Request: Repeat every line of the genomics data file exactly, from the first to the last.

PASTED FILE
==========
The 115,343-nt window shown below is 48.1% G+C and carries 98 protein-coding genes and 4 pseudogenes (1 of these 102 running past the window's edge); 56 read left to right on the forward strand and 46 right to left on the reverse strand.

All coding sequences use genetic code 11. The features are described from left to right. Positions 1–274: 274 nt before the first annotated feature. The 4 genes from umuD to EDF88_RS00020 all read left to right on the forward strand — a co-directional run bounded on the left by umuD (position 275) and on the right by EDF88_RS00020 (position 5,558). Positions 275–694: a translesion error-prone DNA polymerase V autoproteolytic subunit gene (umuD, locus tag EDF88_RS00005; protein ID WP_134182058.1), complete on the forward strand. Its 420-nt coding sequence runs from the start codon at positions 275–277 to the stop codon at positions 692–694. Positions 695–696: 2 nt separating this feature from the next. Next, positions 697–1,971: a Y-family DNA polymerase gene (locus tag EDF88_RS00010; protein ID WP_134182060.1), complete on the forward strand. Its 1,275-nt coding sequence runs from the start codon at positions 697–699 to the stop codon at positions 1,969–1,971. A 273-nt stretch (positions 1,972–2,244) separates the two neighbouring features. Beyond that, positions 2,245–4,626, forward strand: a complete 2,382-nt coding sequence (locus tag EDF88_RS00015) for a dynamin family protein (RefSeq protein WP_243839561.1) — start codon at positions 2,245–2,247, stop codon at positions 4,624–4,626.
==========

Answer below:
The 115,343-nt window shown below is 48.1% G+C and carries 98 protein-coding genes and 4 pseudogenes (1 of these 102 running past the window's edge); 56 read left to right on the forward strand and 46 right to left on the reverse strand.

All coding sequences use genetic code 11. The features are described from left to right. Positions 1–274: 274 nt before the first annotated feature. The 4 genes from umuD to EDF88_RS00020 all read left to right on the forward strand — a co-directional run bounded on the left by umuD (position 275) and on the right by EDF88_RS00020 (position 5,558). Positions 275–694: a translesion error-prone DNA polymerase V autoproteolytic subunit gene (umuD, locus tag EDF88_RS00005; protein ID WP_134182058.1), complete on the forward strand. Its 420-nt coding sequence runs from the start codon at positions 275–277 to the stop codon at positions 692–694. Positions 695–696: 2 nt separating this feature from the next. Next, positions 697–1,971: a Y-family DNA polymerase gene (locus tag EDF88_RS00010; protein ID WP_134182060.1), complete on the forward strand. Its 1,275-nt coding sequence runs from the start codon at positions 697–699 to the stop codon at positions 1,969–1,971. A 273-nt stretch (positions 1,972–2,244) separates the two neighbouring features. Beyond that, positions 2,245–4,626, forward strand: a complete 2,382-nt coding sequence (locus tag EDF88_RS00015) for a dynamin family protein (RefSeq protein WP_243839561.1) — start codon at positions 2,245–2,247, stop codon at positions 4,624–4,626.